The main interface is very clean and pleasing to use, the numerous gestures are far more enjoyable than pressing buttons, the true multi tasking is a joy to use after years stuck with apples so called 'multitasking' which is in fact just pausing apps. In true Blackberry style there has been a few, very small glitches, like notifications not going away and getting stuck and icons disappearing, nothing a reboot can't fix.
The physical appearance of the device is again very pleasing and the matte finish on the back is extremely grippy so it feels stable in your hands, also having the camera in the middle means your fingers won't be able to smudge it like when you hold an iPad 2 in portrait. The ports are well set out along the bottom, my only gripe is the power/lock button on top, this is not as bad as other reviews make it out to be, but I often find myself pressing one of the volume buttons instead due to them being a lot larger in comparison. This is no big issue but still worth noting.
The web browser is very easy to use and the tab bar is a very welcome addition after using iOS's Safari, my only slight problem with it is when you use Blackberry bridge you get a second web browser, called 'Bridge Browser' this is the one you have to use when your not connected to a WiFi network. It means it has separate settings and bookmarks to the normal browser which can be annoying as you essentially have to fill in settings twice and bookmark pages on both browsers. Apart from that it is very quick, a real step up from the Blackberry smartphone web-kit browsers and the dual-core processor has no trouble loading flash content.
Bundled applications include Need For Speed: Undercover and the full Office to go suite, a nice touch from RIM. The app store is small but basic apps are there and with the promise of the android app store it should be greatly improved in the coming year.
So minus a Blackberry smartphone, you have a small, portable tablet which is quick enough to handle speedy web browsing and graphic intensive games. However when you do use the Bridge application with a Blackberry phone, the Playbook really comes into its own. Firstly you get the use of a whole new array of applications, emails, calendar, reminders, bridge browser, bbm and memos. After using a Blackberry phone with a tiny screen, the 7" Playbook really makes sending emails a joy and the way the calendar is setup is also very attractive. My phone and Playbook are nearly always connected, I have found this has a negligible affect on the battery life of both devices. There are clever features such as when you receive a call to your phone, it pops up on your Playbook to let you know.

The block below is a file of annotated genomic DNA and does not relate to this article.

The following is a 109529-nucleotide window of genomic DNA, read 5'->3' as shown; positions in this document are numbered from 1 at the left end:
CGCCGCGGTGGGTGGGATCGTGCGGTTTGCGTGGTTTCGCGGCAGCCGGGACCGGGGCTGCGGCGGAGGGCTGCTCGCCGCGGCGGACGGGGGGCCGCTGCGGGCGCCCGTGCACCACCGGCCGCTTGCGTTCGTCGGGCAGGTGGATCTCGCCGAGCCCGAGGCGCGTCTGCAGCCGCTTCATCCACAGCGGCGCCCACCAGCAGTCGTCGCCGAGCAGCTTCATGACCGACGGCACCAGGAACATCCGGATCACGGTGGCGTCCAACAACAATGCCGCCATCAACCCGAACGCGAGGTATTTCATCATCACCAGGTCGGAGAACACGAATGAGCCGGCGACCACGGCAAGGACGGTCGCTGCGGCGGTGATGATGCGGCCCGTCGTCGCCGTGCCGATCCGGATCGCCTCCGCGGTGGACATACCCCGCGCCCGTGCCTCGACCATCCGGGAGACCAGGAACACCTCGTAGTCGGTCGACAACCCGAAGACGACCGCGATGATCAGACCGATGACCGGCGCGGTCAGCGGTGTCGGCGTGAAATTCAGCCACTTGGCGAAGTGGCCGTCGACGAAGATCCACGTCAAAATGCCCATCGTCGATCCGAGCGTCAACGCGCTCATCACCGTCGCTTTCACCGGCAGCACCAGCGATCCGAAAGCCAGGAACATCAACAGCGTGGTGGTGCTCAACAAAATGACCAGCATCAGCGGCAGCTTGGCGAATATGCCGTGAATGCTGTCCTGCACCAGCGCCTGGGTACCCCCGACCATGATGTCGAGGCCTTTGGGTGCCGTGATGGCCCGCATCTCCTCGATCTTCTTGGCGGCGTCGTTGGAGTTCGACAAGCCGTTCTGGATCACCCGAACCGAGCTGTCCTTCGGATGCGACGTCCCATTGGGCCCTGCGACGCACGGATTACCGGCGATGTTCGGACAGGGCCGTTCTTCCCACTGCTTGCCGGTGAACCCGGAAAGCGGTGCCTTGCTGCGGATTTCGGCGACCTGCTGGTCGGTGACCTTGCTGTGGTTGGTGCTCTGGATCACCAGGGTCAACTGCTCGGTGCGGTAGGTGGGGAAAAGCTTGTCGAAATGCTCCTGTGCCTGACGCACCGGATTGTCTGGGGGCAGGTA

Overall the Playbook is a fantastic tablet and certainly an iPad killer, the fluidity of the OS mixed with the solid design make it a joy to use. However the purpose of the Playbook was to entice non-Blackberry users to buy it, it seems RIM have done the exact opposite, with out a Blackberry phone I struggle to recommend this tablet over an iPad or any other tablet for that matter. But when you link it with a Blackberry phone it doubles it's capabilities. One way to think about it is as an extension to your Blackberry smartphone, a second, bigger screen if you like. It allows for the accelerometer powered games that just aren't possible on Blackberries and multi touch gestures. When you purchase some of the accessories like the official rapid charging stand, it really enhances your user experience.
So overall, if you own a Blackberry smartphone, buy this table, as the 16GB version is little over $200 it is very affordable and it will make your whole Blackberry experience doubly as good, just don't forget the accessories when you go to the checkout! If you don't own a Blackberry smartphone its hard to recommend the Playbook over the iPad 2 based on features, however when you look at prices, the base model Playbook is half the price of the cheapest iPad which in my opinion is very good value and it doesn't have a massive opportunity cost and is still worth seriously considering. But going back to my first point of this conclusion - If you own a fairly recent Blackberry smartphone, buy this tablet, its very affordable and added features will greatly improve the experience from the Playbook.